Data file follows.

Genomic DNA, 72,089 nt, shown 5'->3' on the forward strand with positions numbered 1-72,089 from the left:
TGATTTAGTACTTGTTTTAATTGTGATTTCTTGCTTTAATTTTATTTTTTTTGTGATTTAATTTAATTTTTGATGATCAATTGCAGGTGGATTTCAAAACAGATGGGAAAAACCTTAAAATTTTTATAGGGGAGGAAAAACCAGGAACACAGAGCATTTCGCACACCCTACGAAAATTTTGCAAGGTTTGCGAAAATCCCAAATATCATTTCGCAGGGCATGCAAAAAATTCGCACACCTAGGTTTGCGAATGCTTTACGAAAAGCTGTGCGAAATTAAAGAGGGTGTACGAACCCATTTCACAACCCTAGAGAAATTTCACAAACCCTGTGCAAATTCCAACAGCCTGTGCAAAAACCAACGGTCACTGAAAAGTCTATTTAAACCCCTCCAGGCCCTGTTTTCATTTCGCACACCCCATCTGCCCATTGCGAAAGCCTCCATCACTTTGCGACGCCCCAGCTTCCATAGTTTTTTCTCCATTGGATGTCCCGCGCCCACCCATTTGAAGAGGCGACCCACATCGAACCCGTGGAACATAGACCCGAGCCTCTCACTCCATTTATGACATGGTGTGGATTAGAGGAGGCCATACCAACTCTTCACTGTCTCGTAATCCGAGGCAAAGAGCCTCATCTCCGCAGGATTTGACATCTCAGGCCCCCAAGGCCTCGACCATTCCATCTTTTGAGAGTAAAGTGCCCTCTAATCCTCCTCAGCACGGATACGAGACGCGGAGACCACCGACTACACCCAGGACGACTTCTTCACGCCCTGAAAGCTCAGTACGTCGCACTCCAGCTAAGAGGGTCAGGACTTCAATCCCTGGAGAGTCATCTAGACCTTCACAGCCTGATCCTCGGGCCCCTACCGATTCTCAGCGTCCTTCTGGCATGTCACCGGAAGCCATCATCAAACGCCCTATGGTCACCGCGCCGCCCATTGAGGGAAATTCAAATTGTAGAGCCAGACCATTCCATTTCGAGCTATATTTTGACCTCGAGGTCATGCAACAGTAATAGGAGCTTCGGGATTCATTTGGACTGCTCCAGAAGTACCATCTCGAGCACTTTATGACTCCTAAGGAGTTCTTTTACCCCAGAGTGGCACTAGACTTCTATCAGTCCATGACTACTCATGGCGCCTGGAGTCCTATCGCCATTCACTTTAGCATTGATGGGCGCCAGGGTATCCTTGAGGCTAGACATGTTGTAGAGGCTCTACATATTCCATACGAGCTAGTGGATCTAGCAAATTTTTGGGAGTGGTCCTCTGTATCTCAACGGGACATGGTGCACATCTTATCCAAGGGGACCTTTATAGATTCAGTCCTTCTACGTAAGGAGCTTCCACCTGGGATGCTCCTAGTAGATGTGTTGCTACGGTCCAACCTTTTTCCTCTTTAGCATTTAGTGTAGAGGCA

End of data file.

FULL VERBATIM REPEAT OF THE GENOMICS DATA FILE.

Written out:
Genomic DNA, 72,089 nt, shown 5'->3' on the forward strand with positions numbered 1-72,089 from the left:
TGATTTAGTACTTGTTTTAATTGTGATTTCTTGCTTTAATTTTATTTTTTTTGTGATTTAATTTAATTTTTGATGATCAATTGCAGGTGGATTTCAAAACAGATGGGAAAAACCTTAAAATTTTTATAGGGGAGGAAAAACCAGGAACACAGAGCATTTCGCACACCCTACGAAAATTTTGCAAGGTTTGCGAAAATCCCAAATATCATTTCGCAGGGCATGCAAAAAATTCGCACACCTAGGTTTGCGAATGCTTTACGAAAAGCTGTGCGAAATTAAAGAGGGTGTACGAACCCATTTCACAACCCTAGAGAAATTTCACAAACCCTGTGCAAATTCCAACAGCCTGTGCAAAAACCAACGGTCACTGAAAAGTCTATTTAAACCCCTCCAGGCCCTGTTTTCATTTCGCACACCCCATCTGCCCATTGCGAAAGCCTCCATCACTTTGCGACGCCCCAGCTTCCATAGTTTTTTCTCCATTGGATGTCCCGCGCCCACCCATTTGAAGAGGCGACCCACATCGAACCCGTGGAACATAGACCCGAGCCTCTCACTCCATTTATGACATGGTGTGGATTAGAGGAGGCCATACCAACTCTTCACTGTCTCGTAATCCGAGGCAAAGAGCCTCATCTCCGCAGGATTTGACATCTCAGGCCCCCAAGGCCTCGACCATTCCATCTTTTGAGAGTAAAGTGCCCTCTAATCCTCCTCAGCACGGATACGAGACGCGGAGACCACCGACTACACCCAGGACGACTTCTTCACGCCCTGAAAGCTCAGTACGTCGCACTCCAGCTAAGAGGGTCAGGACTTCAATCCCTGGAGAGTCATCTAGACCTTCACAGCCTGATCCTCGGGCCCCTACCGATTCTCAGCGTCCTTCTGGCATGTCACCGGAAGCCATCATCAAACGCCCTATGGTCACCGCGCCGCCCATTGAGGGAAATTCAAATTGTAGAGCCAGACCATTCCATTTCGAGCTATATTTTGACCTCGAGGTCATGCAACAGTAATAGGAGCTTCGGGATTCATTTGGACTGCTCCAGAAGTACCATCTCGAGCACTTTATGACTCCTAAGGAGTTCTTTTACCCCAGAGTGGCACTAGACTTCTATCAGTCCATGACTACTCATGGCGCCTGGAGTCCTATCGCCATTCACTTTAGCATTGATGGGCGCCAGGGTATCCTTGAGGCTAGACATGTTGTAGAGGCTCTACATATTCCATACGAGCTAGTGGATCTAGCAAATTTTTGGGAGTGGTCCTCTGTATCTCAACGGGACATGGTGCACATCTTATCCAAGGGGACCTTTATAGATTCAGTCCTTCTACGTAAGGAGCTTCCACCTGGGATGCTCCTAGTAGATGTGTTGCTACGGTCCAACCTTTTTCCTCTTTAGCATTTAGTGTAGAGGCA